Asteroid 357439, 2004 BL86, discovered in 2004 by LINEAR (Lincoln Near-Earth Asteroid Research), passed within 1.2 million km of the Earth (about 3.1 times the distance of the Moon) on 2015 Jan 26, with closest approach at 16:19 UTC. Having a diameter of about 500m, 2004 BL86 is largest known asteroid to come this close to Earth until August 7, 2027 (when asteroid 1999 AN10 will come within about 1 Moon distance).
The flyby was observed at UCLO by Steve Fossey and Thomas Schlichter, using a C14 telescope and
SBIG STL-6303E CCD camera; Ian Howarth compiled the data frames into the short video shown above.
Field of view is approximately 18x24 arcminutes; North is up, East to the left.
[Full-resolution mp4 version; 53Mb]
The first spectrum of an astronomical source obtained through a fibre feed was taken on 2013 July 11. The observation, of Venus, was obtained using a fibre link from the C14E to the Shelyak Lhires III with an ST8XME camera. The fibre coupling was developed by PhD student Nic Clarke, under the supervision of Bruce Swinyard, with assistance during commissioning from Steve Fossey, Mick Pearson, Andre Munoz, and Nicola Baccichet.
The close historical association between astronomy and timekeeping has been recognized by an invitation of affiliation from the Worshipful Company of Clockmakers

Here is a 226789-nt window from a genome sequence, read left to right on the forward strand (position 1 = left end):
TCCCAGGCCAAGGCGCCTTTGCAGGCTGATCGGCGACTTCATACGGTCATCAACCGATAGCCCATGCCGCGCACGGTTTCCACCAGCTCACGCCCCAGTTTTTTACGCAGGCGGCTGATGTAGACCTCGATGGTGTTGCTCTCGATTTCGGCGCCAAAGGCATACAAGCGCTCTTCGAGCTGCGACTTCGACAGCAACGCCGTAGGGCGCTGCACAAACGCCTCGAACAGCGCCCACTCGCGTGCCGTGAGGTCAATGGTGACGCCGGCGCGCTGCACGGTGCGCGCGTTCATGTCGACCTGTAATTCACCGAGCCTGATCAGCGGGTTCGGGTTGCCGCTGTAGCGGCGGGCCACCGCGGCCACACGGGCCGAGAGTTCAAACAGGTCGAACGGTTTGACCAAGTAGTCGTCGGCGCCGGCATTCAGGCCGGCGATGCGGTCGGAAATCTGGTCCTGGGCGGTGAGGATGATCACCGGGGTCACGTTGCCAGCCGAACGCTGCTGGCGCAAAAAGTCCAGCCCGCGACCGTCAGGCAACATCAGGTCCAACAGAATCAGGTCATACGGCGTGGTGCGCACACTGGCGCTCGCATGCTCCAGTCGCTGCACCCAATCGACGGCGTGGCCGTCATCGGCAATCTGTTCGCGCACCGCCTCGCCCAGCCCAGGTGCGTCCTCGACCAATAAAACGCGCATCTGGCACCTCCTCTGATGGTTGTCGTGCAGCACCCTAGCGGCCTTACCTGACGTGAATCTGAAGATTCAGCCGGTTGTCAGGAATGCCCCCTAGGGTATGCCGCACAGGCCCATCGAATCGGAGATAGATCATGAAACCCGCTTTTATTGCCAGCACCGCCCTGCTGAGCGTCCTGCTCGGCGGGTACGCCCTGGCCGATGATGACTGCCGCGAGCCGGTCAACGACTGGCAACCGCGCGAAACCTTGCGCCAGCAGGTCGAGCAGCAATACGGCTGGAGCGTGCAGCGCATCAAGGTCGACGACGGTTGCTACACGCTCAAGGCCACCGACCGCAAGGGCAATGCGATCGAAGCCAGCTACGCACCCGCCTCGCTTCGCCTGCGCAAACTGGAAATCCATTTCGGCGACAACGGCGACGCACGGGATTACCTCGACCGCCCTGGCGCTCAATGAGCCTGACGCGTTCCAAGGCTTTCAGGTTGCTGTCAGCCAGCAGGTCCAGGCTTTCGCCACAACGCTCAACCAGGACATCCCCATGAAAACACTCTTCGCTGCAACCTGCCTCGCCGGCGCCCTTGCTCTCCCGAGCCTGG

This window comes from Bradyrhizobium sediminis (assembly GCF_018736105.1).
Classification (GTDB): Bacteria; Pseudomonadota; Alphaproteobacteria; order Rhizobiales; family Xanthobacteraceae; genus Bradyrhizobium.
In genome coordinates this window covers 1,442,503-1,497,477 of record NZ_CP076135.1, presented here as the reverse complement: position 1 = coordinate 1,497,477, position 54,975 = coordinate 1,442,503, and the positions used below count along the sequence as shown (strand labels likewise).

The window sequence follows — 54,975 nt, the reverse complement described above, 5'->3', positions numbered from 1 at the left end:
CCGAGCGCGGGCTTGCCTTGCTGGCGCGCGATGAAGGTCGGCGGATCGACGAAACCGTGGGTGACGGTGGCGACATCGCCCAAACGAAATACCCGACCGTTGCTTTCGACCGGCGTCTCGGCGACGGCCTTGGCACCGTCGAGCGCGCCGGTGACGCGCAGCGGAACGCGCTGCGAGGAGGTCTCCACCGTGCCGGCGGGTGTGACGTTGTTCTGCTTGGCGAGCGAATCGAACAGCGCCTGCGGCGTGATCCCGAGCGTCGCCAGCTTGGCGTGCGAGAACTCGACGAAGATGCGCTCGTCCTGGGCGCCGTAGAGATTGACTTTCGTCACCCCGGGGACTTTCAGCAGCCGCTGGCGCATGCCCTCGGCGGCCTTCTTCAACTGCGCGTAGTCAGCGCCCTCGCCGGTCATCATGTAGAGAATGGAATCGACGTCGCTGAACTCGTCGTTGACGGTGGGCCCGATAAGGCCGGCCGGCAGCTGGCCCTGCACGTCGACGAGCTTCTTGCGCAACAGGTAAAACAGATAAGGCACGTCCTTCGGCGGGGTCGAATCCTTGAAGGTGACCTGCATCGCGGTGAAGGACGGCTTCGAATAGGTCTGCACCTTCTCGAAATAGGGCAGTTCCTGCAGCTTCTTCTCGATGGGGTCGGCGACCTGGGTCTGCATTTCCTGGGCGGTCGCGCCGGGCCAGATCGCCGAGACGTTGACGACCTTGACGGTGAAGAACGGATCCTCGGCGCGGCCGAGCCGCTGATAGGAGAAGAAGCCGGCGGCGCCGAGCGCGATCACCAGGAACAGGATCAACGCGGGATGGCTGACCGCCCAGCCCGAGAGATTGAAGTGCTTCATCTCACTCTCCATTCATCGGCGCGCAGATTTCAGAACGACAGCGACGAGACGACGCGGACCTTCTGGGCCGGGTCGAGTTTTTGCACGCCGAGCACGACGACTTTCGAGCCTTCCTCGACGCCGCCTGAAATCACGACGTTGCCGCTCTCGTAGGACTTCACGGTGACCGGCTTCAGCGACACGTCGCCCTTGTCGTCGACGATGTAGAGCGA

The affiliation was formally marked on 2013 January 24 at UCLO, when the Master of the Clockmakers, Mark Elliott, presented the Clockmakers' Shield of Arms to the President and Provost of UCL, Professor Malcolm Grant. We look forward to a long and fruitful relationship.
The Observatory is developing the capability of operating suitable telescopes from off-site, a process initially made possible by a CIF grant allowing purchase of equipment enabling a dome to track the motion of the telescope it houses. Over the summer months a concerted and continuing effort has been made by Observatory staff to tackle remaining mechanical and software challenges, with undergraduate involvement made possible through bursaries provided by the Nuffield Trust and the Royal Astronomical Society.
A milestone in this process was passed on 2010 July 21, when student Jakub Bochinski controlled a C14 telescope and its CCD camera from his home in central London, using a web-based interface – the first remote observation to be conducted at UCLO. As well as calibration frames, a set of 'first light' images of the planetary nebula M27, shown below, was obtained.
A number of operational matters have yet to be resolved, and routine remote observing still lies well ahead. Nonetheless, the success of this experiment, attributable to the combined efforts of all the technical and academic staff at the Observatory, demonstrates great promise for future progress in this direction.
Although we were set up for a live webcast of Jupiter imaging through the BBC, weather foiled our plans.
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